Both hybridisation, solar photovoltaic and solar thermal, are already a fact. There are already solar thermal panels on the market such as Abora Solar that combine both technologies. They are photovoltaic and thermal, so the roof space is smaller, or energetically speaking, with the same surface area we generate twice as much. Another advantage of this panel type is that the water passage through them cools, or at least captures, some of the heat that lowers the photovoltaic generation efficiency. This point is important, as PV panels lose a lot of efficiency when they reach high temperatures, which is not desirable, this “cooling” optimises the system overall performance.
KEYTER has already developed units that also use this dual panel type with excellent performance for both DHW heating production, and in combination.
The next step is the industry, where the consumption is higher nowadays, although the requirements were lower in the past, nowadays an industrial process demands are very high. Industrial production cannot be stopped by a cloud passage, so island operation is not possible. How to overcome this problem?, In the case of high temperature storage, buffer storage tanks should be seen as energy storage tanks, not as hot water storage tanks for direct use. With high enough inertias we can achieve HP stable operation in very efficient operating states and therefore energy-efficient production.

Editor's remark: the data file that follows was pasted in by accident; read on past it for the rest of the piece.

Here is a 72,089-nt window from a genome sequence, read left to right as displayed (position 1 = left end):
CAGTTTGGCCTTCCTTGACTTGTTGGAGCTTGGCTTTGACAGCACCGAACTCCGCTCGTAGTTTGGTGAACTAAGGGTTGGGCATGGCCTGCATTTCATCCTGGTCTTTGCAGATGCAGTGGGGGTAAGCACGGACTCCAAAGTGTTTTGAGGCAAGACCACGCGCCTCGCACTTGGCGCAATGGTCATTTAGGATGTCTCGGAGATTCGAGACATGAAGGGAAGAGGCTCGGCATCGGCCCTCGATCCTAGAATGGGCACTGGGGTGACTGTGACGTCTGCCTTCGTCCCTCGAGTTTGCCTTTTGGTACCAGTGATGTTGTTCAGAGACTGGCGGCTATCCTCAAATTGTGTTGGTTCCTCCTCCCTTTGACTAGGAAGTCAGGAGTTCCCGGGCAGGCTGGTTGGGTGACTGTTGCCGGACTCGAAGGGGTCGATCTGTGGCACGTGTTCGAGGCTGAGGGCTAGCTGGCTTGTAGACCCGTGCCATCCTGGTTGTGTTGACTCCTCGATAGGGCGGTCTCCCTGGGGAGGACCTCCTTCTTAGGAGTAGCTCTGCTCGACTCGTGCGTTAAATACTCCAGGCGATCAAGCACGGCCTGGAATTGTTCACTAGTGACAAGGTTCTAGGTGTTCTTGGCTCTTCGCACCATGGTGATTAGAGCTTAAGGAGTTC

Not only do we achieve this, the new refrigerants give us the possibility to generate hot water at 90ºC, or even steam at 120ºC, so the industry HP penetration is very deep. Processes that we thought unfeasible with HP not so many years ago, are now totally viable. With use of natural gas boilers is relegated to the background or almost tends to disappear.
This is the horizon we see from KEYTER, the complete elimination of non-renewable primary energy consumption through hybridised units and still offering higher performance than traditional systems.
There is no doubt that the journey has only just begun, new compression technologies with extended envelopes give plenty of scope for achieving the necessary high temperatures in hot water.
New refrigerants use, such as propane, opens up a new HP range that will make this possible. With the added bonus of being very low GWP (GWP – 3), which makes it perfect and durable in the face of new environmental requirements.
#HVACIsGreen #ChangeToGreen #TheGreenRevolution
Author: Jose J Arboledas
Keyter Training and Special Projects Manager